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W.J. Deutsch Finding Success In Struggling French Category By Tapping New Consumers

June 21, 2011

While French wine has struggled in the U.S. market amid the economic downturn, W.J. Deutsch & Sons Ltd.—long one of the category’s biggest players—has enjoyed solid growth from its French portfolio, which includes the Georges Duboeuf range and fast-rising HobNob ($9.99-$10.99 per 750-ml.) and Patch Block ($7.99), as well as an array of other brands. In 2010, the importer’s top six French brands grew by an aggregate 22%, according to Impact Databank. Shanken News Daily recently spoke with Peter Deutsch, the company’s CEO, to gauge how its French wine business was performing amid the market’s challenging conditions.

SND: French wines still seem to be struggling in the U.S. How is this end of your portfolio performing?

Deutsch: French wines have started to come back a bit, it’s a slow crawl back. But we have focused very specifically on that one particular SKU—Georges Duboeuf Beaujolais-Villages. It’s been rising by around 30% this year. We brought the consumer price point into a situation in most markets now where it’s under $10. We’ve had a fabulous vintage in 2009, and we’ve seen tremendous growth in a category that is still down overall.

SND: How are your other French offerings faring?

Deutsch: Believe it or not, we’re doing unbelievably well with our branded Bordeaux, Château Bonnet ($12.99-$14.99). That’s a red-and-white line that’s tracking up over 25%. That’s a difficult category overall in this market, but we’ve got a taste profile and a style and a price point that’s château-oriented as opposed to just branded. So that’s been a real positive for us as well. We see continued double-digit growth with HobNob, which we launched about four years ago. It continues to ratchet up in terms of its prominence in this country, as we’re now doing well over 150,000 cases. HobNob is a New World-positioned brand, driven primarily through Pinot Noir and Chardonnay. But we think we’ve put together all the components for success and we’re spending aggressively against it to make it into a superstar brand in this country.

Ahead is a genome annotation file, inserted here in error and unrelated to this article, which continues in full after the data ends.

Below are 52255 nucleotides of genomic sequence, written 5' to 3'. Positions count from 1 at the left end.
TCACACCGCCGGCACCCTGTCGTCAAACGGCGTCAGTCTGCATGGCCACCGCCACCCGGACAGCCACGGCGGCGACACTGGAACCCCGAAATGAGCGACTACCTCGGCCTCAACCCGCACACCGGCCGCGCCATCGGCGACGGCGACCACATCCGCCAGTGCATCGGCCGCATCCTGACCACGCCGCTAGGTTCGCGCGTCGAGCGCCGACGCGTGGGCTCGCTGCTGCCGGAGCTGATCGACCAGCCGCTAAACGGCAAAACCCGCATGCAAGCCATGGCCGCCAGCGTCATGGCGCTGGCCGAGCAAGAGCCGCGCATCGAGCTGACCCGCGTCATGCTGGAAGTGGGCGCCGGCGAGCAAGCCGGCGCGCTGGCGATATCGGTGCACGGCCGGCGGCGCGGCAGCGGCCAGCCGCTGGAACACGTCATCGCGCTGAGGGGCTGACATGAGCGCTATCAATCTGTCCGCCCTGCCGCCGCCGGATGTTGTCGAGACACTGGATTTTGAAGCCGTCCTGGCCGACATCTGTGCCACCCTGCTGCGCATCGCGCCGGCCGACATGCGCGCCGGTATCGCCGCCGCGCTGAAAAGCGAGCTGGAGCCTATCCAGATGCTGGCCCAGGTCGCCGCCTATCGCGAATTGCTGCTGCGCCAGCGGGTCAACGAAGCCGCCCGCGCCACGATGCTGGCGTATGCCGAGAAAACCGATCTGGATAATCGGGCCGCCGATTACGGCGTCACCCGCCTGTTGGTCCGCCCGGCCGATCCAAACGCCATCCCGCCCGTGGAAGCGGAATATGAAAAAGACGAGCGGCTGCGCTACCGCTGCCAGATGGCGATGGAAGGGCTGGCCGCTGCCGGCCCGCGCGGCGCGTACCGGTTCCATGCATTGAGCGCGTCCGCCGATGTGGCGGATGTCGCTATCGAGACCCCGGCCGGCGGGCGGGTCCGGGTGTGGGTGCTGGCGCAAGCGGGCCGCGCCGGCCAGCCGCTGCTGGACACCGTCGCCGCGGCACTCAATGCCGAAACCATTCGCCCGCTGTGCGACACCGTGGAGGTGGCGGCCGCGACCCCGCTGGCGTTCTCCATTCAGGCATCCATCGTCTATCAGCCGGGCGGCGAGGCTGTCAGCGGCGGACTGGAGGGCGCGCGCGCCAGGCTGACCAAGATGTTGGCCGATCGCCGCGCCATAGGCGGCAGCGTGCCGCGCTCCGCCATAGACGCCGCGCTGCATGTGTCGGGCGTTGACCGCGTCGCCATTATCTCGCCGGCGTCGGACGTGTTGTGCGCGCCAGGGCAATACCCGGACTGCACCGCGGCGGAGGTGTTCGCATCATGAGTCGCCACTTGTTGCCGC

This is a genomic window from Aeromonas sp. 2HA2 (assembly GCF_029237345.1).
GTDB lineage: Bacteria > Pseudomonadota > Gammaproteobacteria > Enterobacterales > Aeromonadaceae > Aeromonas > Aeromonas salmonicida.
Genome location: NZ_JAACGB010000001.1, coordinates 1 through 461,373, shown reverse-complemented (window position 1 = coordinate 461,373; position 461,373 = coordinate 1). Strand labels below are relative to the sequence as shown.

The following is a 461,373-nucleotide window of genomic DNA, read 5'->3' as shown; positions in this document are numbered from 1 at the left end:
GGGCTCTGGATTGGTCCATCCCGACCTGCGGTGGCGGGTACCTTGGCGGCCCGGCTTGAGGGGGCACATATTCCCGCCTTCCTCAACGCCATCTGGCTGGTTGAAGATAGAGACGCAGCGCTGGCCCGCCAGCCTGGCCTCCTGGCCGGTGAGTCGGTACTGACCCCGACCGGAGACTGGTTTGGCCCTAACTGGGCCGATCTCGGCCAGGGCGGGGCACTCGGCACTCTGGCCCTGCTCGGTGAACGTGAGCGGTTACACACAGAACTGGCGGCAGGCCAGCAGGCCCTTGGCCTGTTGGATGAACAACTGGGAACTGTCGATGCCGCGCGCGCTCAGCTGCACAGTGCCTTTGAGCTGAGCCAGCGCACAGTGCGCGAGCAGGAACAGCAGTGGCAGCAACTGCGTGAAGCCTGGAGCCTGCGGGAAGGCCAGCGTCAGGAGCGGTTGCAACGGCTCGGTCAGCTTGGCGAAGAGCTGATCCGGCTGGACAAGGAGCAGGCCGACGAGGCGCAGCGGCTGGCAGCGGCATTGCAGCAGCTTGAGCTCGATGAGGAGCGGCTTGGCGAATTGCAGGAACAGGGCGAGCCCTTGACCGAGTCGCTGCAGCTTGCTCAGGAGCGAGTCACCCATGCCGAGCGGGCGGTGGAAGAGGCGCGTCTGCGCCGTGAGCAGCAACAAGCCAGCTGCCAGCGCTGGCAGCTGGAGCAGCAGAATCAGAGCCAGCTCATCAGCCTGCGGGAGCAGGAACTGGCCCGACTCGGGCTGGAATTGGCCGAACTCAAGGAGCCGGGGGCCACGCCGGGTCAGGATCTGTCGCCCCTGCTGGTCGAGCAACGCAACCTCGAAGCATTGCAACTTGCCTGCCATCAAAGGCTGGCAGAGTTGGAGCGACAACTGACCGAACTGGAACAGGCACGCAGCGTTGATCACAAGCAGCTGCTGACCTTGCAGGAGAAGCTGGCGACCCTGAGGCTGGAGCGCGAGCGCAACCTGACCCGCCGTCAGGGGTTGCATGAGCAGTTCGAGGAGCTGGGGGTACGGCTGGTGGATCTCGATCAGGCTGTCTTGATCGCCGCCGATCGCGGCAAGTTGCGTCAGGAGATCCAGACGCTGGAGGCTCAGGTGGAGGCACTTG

SND: As you mentioned, the French wine category is struggling, but a number of your brands are experiencing solid growth. How much of that is coming from new French wine consumers?

Deutsch: With a brand like HobNob, we’re reaching a totally different consumer than has historically purchased French wine. It’s a French-origination brand, and it’s positioned in the French section today, but its packaging and its marketing and its name are really all about New World. Its taste profile is New World. We think that’s a much bigger opportunity for us as we continue to drive volumes and distribution on HobNob. And while France is slowly creeping back, I think the bigger play, knowing it’s a varietal brand, is to go after the New World consumer that’s looking for something different than what’s coming from the traditional French category.

W.J. Deutsch & Sons Ltd – Leading French Wine Brands
(thousands of nine-liter case depletions)
Percent Change2
Brand 2008 2009 2010 2008-2009 2009-2010
Georges Duboeuf Beaujolais Nouveau 150 158 163 5.4% 3.0%
HobNob 85 119 160 40.0% 34.5%
Georges Duboeuf Beaujolais Villages 109 81 88 -25.8% 8.5%
Patch Block 18 48 + 159.4%
Andre Lurton Château Bonnet 35 30 37 -13.9% 22.9%
Georges Duboeuf Beaujolais Crus 26 19 25 -25.8% 28.4%
Total Leading French Brands1 405 426 520 5.1% 22.1%
1 addition of columna may not agree due to rounding
2 based on unrounded data 

Source: IMPACT DATABANK

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